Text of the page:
Vinh San seemed an acceptable figure for the French because of his service and his political manifesto, which he put out while on Reunion, called for a free Indochina as a federation within the French Union which was almost exactly what DeGaulle himself favored. Even Ho Chi Minh stated that he would be willing to keep Vietnam in the French Union if they did so as an independent, united country though many in France did not believe him to be genuine nor did they have any desire, if he was, for a communist dominated Vietnam within their community. The French liaison officer between Vinh San and DeGaulle later stated that the general did intend to see him restored as Emperor Duy Tan again. He claimed that Bao Dai was viewed as having been discredited and that DeGaulle had helped secure promotions for Vinh San and his transfer to Europe to work toward this exact goal. When his plane crashed and the prince was killed DeGaulle was reportedly very upset and moaned about the bad luck of the French. Prince Vinh San himself told a French friend in mid-December that DeGaulle definitely intended to restore the monarchy, placing him on the throne and would return to Vietnam with him in the Spring of 46 for this purpose. Perhaps most importantly as far as the French were concerned, Vinh San also said that the general had agreed to his demand for the unification of Vietnam which had previously been divided between the protectorates of Tonkin, Annam and (most significantly) the French colony of Cochinchina. This long hoped for unification was a primary demand of virtually every Vietnamese nationalist in play.
         However, it is also true that even if DeGaulle favored a restoration for Emperor Duy Tan, other important people in the French government, especially the Ministry of Colonies, did not. Records show a continual reluctance on their part to allow the prince any significant role or promotions in the Free French forces and a desire to see him returned to Reunion Island as quickly as possible. There is even evidence that they pressed for his assignment to occupation duty in Germany because he was generating too much Vietnamese patriotic support during his time in Paris among the Indochinese community there. When one of his French supporters addressed the issue of his potential restoration to the government their response was that he had only been transferred to Europe so that he could join a combat unit and expressly forbid any mention of a possible restoration to the Prince. Some have even drawn the conclusion from certain facts that the Colonial Ministry had overruled DeGaulle on the subject of Vinh San and a potential restoration. As evidence they point to the attitude of the ministry as well as the perceived despondency of Vinh San toward the end of his stay in Paris. This group stressed that the colonial officials also tended to still regard Emperor Bao Dai as "their man" in Vietnam, no matter who he had collaborated with in the past, and were rather comfortable with him or at least were confident that he would collaborate with France just as easily again as he had in the past.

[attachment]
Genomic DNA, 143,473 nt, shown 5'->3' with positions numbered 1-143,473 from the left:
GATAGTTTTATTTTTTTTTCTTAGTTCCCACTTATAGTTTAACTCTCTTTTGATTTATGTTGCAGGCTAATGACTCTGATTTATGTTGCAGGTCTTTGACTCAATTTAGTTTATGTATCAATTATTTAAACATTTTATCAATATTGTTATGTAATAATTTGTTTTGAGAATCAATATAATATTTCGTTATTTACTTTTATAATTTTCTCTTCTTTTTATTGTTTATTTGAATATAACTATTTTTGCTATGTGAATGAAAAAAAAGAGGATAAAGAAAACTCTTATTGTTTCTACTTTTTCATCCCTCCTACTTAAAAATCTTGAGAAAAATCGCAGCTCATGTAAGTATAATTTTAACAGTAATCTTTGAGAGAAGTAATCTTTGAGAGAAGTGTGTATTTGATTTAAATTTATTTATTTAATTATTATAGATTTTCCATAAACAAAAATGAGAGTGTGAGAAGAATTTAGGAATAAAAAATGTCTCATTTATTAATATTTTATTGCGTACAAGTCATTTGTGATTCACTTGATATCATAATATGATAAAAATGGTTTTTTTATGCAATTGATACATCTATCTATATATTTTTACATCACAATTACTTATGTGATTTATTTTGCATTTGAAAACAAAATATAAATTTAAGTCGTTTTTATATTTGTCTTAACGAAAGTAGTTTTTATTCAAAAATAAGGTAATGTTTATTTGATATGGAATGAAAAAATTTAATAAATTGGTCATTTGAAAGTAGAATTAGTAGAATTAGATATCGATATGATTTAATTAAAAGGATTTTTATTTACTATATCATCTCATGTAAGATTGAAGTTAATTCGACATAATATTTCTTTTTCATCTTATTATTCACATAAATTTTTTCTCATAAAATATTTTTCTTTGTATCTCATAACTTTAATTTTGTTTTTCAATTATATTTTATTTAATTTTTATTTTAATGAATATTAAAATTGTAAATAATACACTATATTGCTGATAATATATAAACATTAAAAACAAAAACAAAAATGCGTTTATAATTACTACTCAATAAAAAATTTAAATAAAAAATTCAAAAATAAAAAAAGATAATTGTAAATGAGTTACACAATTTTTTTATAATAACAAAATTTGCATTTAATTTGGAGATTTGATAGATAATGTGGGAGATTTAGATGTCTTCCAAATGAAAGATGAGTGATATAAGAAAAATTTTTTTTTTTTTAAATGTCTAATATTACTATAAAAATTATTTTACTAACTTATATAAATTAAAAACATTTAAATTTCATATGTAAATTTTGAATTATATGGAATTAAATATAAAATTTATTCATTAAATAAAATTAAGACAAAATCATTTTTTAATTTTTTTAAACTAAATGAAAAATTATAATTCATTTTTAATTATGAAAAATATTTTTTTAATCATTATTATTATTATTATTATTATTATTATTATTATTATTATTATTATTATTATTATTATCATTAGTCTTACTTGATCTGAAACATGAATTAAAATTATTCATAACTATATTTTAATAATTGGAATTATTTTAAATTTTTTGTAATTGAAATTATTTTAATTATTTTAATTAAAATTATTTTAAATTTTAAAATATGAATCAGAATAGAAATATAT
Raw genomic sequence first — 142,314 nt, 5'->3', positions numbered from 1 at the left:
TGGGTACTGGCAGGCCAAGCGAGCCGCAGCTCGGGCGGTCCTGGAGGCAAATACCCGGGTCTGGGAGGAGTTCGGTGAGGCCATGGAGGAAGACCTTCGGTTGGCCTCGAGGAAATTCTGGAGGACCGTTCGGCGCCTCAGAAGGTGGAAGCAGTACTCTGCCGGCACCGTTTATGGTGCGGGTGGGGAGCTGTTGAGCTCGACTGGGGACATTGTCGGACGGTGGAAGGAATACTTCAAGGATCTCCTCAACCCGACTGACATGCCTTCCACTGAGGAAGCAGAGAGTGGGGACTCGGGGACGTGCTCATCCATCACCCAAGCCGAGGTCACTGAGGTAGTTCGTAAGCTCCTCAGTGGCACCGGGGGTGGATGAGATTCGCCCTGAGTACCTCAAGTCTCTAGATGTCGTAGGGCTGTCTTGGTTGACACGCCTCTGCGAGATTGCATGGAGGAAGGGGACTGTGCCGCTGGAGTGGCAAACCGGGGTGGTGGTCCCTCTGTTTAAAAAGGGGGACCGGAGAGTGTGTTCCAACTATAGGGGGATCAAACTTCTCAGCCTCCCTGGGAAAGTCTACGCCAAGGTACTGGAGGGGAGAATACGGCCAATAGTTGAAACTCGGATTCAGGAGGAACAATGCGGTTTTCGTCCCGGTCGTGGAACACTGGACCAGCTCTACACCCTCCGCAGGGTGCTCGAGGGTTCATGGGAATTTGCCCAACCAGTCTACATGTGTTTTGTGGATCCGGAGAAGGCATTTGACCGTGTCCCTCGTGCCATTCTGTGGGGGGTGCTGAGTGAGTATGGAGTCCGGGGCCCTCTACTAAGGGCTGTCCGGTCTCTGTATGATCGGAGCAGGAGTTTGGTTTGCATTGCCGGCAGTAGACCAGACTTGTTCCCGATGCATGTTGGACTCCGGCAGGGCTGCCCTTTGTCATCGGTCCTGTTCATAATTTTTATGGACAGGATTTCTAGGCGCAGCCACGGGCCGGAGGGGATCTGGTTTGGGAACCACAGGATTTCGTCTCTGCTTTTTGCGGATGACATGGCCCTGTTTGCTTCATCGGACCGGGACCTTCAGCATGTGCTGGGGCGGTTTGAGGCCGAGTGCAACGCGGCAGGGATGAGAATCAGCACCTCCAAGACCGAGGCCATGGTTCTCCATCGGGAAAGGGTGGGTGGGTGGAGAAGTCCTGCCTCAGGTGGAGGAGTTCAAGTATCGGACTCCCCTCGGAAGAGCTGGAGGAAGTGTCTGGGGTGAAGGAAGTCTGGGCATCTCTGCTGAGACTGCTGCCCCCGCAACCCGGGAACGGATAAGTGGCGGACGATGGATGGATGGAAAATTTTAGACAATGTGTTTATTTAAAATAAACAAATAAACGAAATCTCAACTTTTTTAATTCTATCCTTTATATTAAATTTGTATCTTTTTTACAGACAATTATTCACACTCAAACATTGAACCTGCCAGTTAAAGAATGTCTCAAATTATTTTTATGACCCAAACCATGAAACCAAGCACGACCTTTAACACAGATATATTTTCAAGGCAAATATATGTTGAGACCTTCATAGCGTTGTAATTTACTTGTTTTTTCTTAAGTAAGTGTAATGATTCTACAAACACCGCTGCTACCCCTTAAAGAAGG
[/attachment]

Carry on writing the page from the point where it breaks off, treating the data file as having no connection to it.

That being said though, it is still hard to dismiss the entire episode as a false hope. There were certainly plenty of people who felt passionate about the idea with some even holding to a conspiracy theory that the British had sabotaged the plane to kill Prince Vinh San for fear that his return and restoration of an independent Indochina would lead to similar independence ideas in their own colonies before they were ready. Such an idea certainly sounds absurd, however it is not so easy to dismiss the potential for Vietnam as a restored monarchy under Emperor Duy Tan. Given the level of popularity he still enjoyed and the respect he commanded for his earlier stand for independence, even losing his throne because of it, with his image as a romantic figure, the young king who had lost all and been banished for trying to liberate his country, as well as the possibility of his returning home with the gifts of unification and independence; who could say what might have happened? With such credentials and such benefits on offer it is not unreasonable to suppose that Duy Tan could have drawn support away from the communists and presided over a free and united Vietnam with a monarchy that everyone could unite under and achieve all of their goals while still maintaining a friendly association with the French. Perhaps it is the possibilities that make the speculation so attractive. Such an outcome might have meant that the bloody wars Indochina suffered in the succeeded decades would have been avoided and Vietnam today might be a stable, democratic, constitutional monarchy with a Nguyen emperor still on the Golden Throne in the Forbidden City.